In 2007, civil rights attorney Sherrilyn Ifill published On the Courthouse Lawn: Confronting the Legacy of Lynching in the 21st Century, a work that investigated two well-known lynching cases in Maryland. The book in turn inspired researchers at the Maryland State Archives to build a database of all known lynching cases in the state. Now, these efforts have culminated in the creation of the state’s Lynching Truth and Reconciliation Commission.
Maryland’s commission is the first state commission to address lynchings in the country. Legislation tasks the commission with researching the lynchings known to have occurred in the state, holding public meetings in the communities where lynchings occurred, and reporting their findings to the Maryland General Assembly at the end of 2021. The bill that created the commission also acknowledged that the victims of the lynchings were deprived the rights to life and due process. Further, it acknowledges that none of the victims’ families ever received an apology or compensation for their loss.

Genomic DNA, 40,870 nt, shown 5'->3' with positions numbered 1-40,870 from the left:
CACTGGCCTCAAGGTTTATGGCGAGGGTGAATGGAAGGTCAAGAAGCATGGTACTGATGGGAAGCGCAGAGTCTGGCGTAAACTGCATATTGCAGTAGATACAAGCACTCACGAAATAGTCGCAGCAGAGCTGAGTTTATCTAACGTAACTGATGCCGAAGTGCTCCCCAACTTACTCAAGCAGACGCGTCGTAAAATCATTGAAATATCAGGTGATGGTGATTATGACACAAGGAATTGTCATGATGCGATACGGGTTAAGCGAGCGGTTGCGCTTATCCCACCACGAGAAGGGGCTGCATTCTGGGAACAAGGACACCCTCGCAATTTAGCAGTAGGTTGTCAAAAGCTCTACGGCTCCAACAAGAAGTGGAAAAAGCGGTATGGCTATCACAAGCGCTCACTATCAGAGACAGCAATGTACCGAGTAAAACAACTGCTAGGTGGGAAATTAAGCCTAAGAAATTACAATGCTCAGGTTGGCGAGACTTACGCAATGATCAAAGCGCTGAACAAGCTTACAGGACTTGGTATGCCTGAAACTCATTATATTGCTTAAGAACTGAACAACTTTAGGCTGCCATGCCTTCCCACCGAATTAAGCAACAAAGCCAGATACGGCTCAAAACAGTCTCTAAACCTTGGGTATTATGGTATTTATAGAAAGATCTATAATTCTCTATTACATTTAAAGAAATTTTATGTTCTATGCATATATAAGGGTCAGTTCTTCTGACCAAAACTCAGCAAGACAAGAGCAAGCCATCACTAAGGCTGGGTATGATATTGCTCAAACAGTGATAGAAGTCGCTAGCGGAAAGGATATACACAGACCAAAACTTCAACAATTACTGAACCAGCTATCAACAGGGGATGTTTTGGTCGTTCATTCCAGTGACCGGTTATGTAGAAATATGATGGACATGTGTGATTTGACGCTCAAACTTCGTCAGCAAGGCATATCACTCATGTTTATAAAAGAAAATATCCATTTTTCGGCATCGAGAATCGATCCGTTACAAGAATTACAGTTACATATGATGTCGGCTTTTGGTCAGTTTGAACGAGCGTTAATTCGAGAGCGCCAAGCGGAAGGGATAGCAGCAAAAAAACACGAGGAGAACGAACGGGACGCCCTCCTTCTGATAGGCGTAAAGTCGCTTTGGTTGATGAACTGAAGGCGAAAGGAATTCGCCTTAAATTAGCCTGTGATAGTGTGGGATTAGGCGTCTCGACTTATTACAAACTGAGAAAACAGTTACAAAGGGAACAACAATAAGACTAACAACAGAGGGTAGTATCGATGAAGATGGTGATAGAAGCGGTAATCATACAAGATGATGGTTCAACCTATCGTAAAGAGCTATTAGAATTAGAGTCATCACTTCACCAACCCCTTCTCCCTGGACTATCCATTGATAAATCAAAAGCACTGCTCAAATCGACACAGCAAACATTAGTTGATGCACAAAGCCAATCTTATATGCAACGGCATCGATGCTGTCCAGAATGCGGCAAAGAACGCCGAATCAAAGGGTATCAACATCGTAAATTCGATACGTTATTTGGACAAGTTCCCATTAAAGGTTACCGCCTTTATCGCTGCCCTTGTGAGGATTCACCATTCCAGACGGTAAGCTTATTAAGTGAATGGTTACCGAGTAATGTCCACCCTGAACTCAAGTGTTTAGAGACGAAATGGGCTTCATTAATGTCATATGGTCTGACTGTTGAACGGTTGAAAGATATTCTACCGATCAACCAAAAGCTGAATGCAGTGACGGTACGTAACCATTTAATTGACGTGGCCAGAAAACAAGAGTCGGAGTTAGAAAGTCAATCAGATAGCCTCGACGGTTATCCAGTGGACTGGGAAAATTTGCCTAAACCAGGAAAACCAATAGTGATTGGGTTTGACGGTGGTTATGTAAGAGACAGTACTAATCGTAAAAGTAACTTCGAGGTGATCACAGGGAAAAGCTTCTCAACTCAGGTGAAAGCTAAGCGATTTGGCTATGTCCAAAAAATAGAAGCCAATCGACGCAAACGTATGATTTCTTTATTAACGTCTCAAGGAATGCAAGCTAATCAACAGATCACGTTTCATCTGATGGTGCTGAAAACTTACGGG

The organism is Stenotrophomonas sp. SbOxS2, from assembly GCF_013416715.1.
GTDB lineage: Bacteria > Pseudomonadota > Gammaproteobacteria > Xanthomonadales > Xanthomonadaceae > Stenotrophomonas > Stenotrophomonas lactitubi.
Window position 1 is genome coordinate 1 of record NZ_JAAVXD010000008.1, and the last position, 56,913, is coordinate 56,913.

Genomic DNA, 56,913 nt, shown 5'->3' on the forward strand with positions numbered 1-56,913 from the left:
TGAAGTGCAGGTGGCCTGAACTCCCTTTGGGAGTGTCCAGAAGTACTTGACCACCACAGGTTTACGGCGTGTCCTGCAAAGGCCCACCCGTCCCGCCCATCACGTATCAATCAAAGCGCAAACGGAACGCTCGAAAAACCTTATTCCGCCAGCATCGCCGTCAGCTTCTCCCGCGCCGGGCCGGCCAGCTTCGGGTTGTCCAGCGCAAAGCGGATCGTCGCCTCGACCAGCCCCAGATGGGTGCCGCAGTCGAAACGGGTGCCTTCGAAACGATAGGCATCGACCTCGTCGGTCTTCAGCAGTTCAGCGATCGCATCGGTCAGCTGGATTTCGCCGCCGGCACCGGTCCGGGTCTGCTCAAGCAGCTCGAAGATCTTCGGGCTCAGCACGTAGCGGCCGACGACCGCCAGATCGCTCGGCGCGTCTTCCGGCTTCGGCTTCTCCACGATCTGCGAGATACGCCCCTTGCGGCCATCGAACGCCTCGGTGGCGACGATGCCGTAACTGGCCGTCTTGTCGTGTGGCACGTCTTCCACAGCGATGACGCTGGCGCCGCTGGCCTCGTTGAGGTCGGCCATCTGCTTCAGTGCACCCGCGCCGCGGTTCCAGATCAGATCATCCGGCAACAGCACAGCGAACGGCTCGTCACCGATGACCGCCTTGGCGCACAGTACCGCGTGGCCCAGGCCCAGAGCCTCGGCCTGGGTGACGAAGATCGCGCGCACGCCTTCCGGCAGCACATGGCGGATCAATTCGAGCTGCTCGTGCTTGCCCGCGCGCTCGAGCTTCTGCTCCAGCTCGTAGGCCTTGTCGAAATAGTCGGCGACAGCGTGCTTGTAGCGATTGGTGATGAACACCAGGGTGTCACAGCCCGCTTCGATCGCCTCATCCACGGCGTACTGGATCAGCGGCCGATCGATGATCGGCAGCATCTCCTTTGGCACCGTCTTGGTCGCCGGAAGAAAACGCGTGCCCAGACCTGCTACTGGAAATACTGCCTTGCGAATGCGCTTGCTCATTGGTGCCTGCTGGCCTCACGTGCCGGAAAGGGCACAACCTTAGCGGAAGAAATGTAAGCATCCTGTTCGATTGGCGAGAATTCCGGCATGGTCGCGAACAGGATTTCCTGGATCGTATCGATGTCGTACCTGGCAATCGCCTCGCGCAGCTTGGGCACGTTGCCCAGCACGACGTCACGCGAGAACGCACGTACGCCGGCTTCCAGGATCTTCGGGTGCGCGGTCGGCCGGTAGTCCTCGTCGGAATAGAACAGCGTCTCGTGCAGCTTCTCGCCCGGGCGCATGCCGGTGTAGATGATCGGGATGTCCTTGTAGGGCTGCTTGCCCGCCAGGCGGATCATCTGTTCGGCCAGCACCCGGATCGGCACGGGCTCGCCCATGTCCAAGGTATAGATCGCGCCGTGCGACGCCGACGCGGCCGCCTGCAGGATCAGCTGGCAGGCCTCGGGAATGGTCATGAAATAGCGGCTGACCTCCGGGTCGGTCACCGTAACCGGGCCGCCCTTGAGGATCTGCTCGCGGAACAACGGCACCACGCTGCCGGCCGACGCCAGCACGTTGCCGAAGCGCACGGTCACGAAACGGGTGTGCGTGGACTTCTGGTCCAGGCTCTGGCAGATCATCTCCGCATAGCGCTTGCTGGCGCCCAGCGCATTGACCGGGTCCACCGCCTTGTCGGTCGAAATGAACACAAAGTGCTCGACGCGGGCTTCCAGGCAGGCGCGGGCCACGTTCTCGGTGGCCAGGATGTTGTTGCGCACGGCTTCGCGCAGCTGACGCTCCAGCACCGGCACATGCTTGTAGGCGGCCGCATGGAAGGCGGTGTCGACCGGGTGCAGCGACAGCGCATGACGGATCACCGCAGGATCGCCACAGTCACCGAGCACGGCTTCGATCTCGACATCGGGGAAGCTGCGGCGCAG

Between 1850 and 1940 at least forty African American men were lynched in Maryland. White communities and police would often refuse to investigate or acknowledge a lynching after if occurred. Lychings were intended to terrorize whole Black communities, so African Americans often refused to discuss lynchings publicly in order to protect themselves. However, Ifill believes that there is still evidence of these crimes out there, as they did not occur so long ago. She said, “We’re losing the last physical eyewitnesses to some of these events. But it’s not too late.”